Using STEM- and ICT-based MLLs to mitigate the effects of the COVID-19 pandemic on high school girls in Ghana
Chronic poverty in Ghana excludes many girls from education and less than a quarter of the children in the poorest households attend lower secondary school. Persistent poverty pushes vulnerable girls into unsafe work, and child marriage and teenage pregnancy forces girls to drop out of school. For girls living in Ghana’s poor, rural regions, their educational outcomes have been disproportionately affected by the school closures due to the COVID-19 pandemic. This project will help tackle the educational challenges of quality, access and equity.
The Ghanaian government has recently announced a new strategy to invest in Science, Technology, Engineering and Mathematics (STEM) and Information Communications Technology (ICT) education to help create economic growth and employment. CAMFED will partner with the Ghana Education Service (GES) to implement the new education policies. Together, CAMFED and GES will explore how the Mobile Learning Lab (MLL) technology and existing curricula can enhance learners’ educational attainment, while developing level-appropriate STEM and ICT skills through hands-on use of the technology.
The main goals of the program are to:
- Increase student engagement and attendance in class by delivering learning materials in a practical and interesting way;
- Provide an opportunity for vulnerable girls to catch up on lost school time;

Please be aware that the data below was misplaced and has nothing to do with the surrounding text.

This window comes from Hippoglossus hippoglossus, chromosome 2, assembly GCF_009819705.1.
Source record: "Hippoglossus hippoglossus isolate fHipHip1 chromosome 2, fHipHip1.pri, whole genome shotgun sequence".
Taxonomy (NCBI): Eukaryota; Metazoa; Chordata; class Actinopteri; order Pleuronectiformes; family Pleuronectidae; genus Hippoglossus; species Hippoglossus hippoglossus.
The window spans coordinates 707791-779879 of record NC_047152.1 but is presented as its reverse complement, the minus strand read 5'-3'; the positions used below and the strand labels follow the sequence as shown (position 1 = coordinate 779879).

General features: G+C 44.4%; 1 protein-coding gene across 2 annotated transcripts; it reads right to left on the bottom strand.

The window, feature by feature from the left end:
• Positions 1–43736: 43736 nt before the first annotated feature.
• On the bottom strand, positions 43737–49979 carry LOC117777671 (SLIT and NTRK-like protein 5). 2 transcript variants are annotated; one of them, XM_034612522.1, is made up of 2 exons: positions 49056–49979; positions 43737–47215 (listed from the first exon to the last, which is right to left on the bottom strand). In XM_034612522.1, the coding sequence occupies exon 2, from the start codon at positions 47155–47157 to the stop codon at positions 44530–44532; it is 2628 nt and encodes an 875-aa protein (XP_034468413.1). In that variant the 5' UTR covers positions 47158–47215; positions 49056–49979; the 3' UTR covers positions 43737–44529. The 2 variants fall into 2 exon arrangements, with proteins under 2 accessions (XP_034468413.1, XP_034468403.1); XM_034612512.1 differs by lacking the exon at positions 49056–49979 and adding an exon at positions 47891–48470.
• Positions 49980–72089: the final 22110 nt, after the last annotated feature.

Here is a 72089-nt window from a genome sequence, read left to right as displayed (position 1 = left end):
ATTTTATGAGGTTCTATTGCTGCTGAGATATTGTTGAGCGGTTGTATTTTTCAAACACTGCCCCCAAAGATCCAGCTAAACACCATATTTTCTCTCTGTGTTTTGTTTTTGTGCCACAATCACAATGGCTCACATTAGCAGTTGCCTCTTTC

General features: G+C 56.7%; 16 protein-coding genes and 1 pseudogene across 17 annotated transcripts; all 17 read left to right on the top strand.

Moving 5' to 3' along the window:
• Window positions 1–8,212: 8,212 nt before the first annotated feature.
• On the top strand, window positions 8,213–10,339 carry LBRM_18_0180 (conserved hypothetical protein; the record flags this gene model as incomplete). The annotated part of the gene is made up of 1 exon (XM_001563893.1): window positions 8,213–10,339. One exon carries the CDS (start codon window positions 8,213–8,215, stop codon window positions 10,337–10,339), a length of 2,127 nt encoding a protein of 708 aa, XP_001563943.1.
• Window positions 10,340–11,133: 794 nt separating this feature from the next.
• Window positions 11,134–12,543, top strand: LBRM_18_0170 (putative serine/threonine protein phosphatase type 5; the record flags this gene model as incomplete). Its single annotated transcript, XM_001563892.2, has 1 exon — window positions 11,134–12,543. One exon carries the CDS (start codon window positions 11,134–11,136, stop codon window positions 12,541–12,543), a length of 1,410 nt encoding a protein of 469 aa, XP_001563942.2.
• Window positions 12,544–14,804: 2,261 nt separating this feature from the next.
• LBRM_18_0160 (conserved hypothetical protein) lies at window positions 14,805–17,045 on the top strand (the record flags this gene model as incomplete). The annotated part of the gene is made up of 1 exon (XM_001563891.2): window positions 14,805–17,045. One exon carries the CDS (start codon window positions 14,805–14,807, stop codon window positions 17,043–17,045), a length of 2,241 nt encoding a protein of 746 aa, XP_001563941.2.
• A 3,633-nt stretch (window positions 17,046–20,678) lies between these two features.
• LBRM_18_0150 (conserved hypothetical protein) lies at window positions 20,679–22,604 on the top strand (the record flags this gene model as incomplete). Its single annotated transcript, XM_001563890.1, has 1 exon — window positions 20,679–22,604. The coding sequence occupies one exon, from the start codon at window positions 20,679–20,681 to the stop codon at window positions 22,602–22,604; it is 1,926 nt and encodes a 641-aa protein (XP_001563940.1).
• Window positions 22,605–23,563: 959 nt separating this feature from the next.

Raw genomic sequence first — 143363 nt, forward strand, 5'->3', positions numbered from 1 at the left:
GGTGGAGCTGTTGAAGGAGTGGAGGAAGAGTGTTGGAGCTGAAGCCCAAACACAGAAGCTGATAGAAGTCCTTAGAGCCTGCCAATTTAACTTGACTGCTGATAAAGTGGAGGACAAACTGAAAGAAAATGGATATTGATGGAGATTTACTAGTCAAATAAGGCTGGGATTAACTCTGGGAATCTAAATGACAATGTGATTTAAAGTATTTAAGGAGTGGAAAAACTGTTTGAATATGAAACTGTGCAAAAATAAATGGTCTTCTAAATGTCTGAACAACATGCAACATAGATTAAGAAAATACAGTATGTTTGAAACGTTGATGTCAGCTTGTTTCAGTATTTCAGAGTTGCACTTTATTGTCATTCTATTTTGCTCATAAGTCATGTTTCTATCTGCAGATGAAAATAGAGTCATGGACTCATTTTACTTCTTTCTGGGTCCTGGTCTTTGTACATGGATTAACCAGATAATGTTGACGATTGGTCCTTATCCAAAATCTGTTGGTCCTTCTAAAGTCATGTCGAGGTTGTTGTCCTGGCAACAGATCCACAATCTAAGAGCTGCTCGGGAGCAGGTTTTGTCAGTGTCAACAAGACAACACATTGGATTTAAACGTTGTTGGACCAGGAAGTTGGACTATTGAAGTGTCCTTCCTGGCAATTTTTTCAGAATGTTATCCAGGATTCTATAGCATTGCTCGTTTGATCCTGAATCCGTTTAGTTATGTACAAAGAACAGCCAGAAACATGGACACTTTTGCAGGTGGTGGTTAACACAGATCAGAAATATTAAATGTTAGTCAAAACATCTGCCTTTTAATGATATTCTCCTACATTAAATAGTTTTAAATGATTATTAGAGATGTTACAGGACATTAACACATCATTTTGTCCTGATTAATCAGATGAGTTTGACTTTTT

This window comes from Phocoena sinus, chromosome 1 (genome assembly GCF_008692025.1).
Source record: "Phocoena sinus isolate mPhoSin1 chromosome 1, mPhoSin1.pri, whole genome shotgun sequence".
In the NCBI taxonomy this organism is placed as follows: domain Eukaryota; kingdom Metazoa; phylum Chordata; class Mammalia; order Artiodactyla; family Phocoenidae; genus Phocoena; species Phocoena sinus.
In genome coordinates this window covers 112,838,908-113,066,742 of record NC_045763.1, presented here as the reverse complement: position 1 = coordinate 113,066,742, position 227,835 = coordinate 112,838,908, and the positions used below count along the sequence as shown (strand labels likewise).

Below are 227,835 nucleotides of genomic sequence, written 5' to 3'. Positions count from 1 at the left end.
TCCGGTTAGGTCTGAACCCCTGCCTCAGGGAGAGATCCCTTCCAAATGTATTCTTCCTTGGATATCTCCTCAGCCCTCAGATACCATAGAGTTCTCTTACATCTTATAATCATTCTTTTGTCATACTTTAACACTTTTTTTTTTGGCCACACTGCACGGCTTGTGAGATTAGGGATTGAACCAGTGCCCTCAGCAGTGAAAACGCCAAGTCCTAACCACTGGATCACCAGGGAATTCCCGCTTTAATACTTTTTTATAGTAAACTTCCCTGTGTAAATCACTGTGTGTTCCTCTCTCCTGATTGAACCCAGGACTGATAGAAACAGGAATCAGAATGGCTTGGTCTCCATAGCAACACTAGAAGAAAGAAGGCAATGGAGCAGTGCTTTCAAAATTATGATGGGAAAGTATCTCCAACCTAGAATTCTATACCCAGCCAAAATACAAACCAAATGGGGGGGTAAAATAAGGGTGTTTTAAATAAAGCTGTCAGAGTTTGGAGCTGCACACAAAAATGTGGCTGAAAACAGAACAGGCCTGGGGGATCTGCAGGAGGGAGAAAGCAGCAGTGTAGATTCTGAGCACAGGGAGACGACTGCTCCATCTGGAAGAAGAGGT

- Improve the quality of STEM and ICT education while developing level-appropriate skills in these areas;
- Provide access to STEM and ICT education to obtain better learning outcomes for students; and
- Expand the educational opportunities and skillsets of Learner Guides and teachers.
CAMFED will partner with GES to co-create a STEM- and ICT- focused Mobile Learning Lab pilot program that will run at under-resourced, girls’ high schools. Together, CAMFED and GES will explore how the MLL technology and existing curricula can enhance learners’ educational attainment, while developing level-appropriate STEM and ICT skills through hands-on use of the technology. STEM- and ICT-focused MLL sessions will be facilitated by young women from the CAMFED Association, who are already well-known at their local schools where they serve as Learner Guides. Learner Guides will be trained in the use of MLL technology and, in turn, will train STEM and ICT teachers at pilot schools so that they can co-facilitate the MLL sessions. STEM and ICT sessions will either be given allocated times on school timetables or will be incorporated into the regular STEM and ICT classes.
The Mobile Learning Labs, each consisting of a RACHEL and 30 tablets, will be installed in four government girls’ schools – two junior high schools, where ICT resources are particularly scarce, and two senior high schools in rural, disadvantaged areas. The pilot program will run for a year and will reach 2,500 to 3,000 female students.
While the pilot project will directly impact a single cohort of students, if successful and implemented nation-wide, it has the long-term potential to show that, by using appropriate technology and young women facilitators, tens of thousands of students, especially girls at underserved schools lacking Internet access, may be reached by the rollout of the government’s new STEM and ICT teaching strategy.
This will be our second project with CAMFED (Campaign for Female Education), an organization that has worked in Ghana since 1993. Our first partnership was enthusiastically received by all the project participants. Students were more confident and they developed a more positive attitude to learning that translated into better learning outcomes. School attendance was higher on the days the MLL sessions were held – showing how much the children enjoyed the Mobile Learning Labs compared to traditional methods of teaching.